Need for ‘greater action’ recognised

Queensotwn’s council will not pay to get 32 empty Lynch Block cabins it owns up to healthy homes standards, despite letting the potential
homes fall into disrepair over “several years” of ownership.

This month Mountain Scene revealed 32 of the 45 cabins on the site are sitting empty, at a time when the rental housing crisis is the worst it’s ever been.

Queenstown mayor Glyn Lewers says council prioritised $370,000 to renovate the 13 cabins now leased to people in need but there is “no budget” to bring the remaining empty cabins up to liveable standard.

Based on the amount spent to renovate the 13 cabins, less than $1 million would be required to get the other 32 up to scratch.

However, the mayor says “the condition of the [empty] cabins varies, and each would require different investment to meet the standards’’.

“These cabins are not in a condition for a quick fix and would be unlawful to lease without meeting the healthy homes standards.

“I absolutely recognise the current housing issues facing many in our community and sympathise with those affected.

‘‘I also recognise the need for greater action.

“Fundamentally, council is not a housing provider and many decisions need to be made at a national level.

‘‘As a local council there are some things we can do and others that require intervention from central government.”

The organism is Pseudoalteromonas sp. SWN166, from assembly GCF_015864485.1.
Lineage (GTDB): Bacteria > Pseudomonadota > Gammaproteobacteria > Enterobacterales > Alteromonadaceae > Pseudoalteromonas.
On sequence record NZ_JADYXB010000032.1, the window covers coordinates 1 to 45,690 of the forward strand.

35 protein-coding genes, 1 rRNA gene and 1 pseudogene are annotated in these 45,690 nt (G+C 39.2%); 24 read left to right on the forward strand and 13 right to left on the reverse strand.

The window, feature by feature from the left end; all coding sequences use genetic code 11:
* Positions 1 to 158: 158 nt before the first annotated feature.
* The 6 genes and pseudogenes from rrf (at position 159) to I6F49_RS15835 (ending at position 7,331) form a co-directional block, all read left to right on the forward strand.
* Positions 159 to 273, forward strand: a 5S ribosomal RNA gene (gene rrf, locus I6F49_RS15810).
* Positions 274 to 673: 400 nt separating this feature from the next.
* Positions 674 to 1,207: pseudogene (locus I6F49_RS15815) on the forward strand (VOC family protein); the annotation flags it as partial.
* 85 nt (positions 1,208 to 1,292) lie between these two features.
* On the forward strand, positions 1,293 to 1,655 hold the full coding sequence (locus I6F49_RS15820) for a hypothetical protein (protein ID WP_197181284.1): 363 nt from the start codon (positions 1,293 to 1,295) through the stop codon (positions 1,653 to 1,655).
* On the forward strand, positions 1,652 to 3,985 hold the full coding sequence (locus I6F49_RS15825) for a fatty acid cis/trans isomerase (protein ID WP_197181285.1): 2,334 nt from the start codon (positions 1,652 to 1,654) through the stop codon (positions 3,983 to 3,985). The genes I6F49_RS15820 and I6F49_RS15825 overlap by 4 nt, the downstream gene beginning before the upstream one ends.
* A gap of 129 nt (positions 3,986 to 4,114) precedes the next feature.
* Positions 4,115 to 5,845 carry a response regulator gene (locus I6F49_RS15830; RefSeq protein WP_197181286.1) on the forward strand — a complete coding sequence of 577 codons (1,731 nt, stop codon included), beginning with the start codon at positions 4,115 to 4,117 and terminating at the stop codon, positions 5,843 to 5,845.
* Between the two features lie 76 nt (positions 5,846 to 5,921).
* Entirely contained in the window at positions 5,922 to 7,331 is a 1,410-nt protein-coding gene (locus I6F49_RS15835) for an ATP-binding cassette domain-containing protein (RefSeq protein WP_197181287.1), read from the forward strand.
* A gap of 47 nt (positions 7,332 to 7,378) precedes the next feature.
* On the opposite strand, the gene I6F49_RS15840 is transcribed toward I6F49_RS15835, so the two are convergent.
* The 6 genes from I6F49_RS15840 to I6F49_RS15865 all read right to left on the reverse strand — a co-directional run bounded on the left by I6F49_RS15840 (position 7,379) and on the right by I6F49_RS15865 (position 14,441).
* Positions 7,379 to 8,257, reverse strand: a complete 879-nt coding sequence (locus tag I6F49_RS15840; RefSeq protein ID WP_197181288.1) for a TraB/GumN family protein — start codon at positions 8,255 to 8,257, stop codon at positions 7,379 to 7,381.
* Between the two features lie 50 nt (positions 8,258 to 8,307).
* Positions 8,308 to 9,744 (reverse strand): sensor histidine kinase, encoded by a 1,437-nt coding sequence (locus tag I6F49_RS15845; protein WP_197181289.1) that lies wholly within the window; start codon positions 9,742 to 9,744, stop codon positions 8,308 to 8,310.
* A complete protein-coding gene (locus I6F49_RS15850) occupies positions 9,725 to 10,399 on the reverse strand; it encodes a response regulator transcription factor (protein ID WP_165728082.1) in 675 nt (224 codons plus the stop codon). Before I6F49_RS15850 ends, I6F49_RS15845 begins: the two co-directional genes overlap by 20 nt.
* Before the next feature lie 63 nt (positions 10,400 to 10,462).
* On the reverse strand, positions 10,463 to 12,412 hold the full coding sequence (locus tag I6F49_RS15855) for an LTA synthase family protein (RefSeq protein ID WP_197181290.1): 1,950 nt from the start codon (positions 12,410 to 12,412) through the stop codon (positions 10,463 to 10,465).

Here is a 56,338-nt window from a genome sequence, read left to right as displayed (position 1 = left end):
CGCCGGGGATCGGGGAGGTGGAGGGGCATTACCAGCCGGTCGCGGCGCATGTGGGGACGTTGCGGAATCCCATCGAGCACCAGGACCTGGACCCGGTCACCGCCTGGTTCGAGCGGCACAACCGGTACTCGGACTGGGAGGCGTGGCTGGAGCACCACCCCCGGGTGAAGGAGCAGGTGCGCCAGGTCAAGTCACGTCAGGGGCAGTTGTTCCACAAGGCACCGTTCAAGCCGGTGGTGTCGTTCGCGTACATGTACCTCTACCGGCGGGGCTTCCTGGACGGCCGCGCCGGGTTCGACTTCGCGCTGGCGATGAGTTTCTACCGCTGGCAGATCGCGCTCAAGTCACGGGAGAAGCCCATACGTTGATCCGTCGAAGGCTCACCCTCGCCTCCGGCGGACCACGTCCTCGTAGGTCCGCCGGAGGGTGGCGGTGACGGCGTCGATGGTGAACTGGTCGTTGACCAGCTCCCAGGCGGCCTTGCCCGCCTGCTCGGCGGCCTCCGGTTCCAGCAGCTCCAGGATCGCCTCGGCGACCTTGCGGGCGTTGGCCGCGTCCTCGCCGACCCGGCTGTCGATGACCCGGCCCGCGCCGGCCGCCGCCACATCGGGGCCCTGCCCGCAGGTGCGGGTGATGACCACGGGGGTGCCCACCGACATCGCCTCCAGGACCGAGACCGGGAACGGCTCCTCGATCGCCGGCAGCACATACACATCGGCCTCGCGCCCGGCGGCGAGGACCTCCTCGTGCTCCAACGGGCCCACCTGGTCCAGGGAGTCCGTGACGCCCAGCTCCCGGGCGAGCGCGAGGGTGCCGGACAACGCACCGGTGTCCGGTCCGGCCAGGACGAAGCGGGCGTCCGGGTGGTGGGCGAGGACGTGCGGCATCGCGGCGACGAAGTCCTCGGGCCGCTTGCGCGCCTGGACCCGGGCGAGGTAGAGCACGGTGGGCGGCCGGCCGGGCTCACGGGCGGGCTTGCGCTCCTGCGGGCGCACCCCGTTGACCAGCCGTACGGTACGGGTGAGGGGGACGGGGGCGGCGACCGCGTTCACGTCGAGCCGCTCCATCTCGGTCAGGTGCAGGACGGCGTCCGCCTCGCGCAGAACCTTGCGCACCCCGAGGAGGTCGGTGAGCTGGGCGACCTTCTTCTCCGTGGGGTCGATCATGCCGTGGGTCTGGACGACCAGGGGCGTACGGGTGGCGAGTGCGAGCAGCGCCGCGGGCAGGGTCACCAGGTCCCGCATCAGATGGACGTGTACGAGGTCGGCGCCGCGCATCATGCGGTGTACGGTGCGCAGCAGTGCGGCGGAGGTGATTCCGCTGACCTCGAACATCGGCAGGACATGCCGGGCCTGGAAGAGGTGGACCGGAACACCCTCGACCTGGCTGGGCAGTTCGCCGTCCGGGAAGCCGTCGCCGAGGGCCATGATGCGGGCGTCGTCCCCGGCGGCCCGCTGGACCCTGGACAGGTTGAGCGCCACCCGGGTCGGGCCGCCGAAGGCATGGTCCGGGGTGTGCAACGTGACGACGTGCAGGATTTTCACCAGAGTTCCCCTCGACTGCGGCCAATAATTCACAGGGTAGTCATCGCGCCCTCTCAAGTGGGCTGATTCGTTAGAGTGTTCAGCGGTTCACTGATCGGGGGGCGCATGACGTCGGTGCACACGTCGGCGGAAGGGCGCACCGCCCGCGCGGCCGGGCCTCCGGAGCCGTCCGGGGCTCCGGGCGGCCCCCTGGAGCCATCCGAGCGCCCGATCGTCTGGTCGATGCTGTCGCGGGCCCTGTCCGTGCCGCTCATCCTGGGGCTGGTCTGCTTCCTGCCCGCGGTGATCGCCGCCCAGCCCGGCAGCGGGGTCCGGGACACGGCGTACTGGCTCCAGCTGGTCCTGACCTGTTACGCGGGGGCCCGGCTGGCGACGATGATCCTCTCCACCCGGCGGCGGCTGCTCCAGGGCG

As also revealed in Scene, Queenstown Lakes Community Housing Trust proposes to take control of Lynch Block to develop 150 rental units to house hundreds of people in desperate need, in a submission to council’s draft annual plan.

Lewers says he’s “fully aware” of the trust’s interest in the site, but no decision’s been made.

He concedes ‘‘council has agreed to consider that the future use of the Lynch Block involves some form of afforable housing’’.

Queenstown councillor Matt Wong says council has three options for Lynch Block — either “we sell it, park it or develop it’’.

“We need to bring it to council and decide on one of those three outcomes.’’

Lewers reveals council is soon to launch an online information hub called Winter Manaaki on its website, containing links and resources for those affected by the housing crisis.

“It also includes lots of great information for people who want to help, perhaps by offering a spare room or a place to live.”

It comes as Lewers confirms the adopt-a-worker scheme, proposed in council’s draft joint action housing plan, has been dumped.

‘‘We were actively exploring options to set up a matching process between people who may have spare rooms, and businesses with workers who need accommodation.

“While we worked hard to get third-party support, the circumstances have been hugely challenging for everyone and unfortunately we weren’t able to progress this option.”

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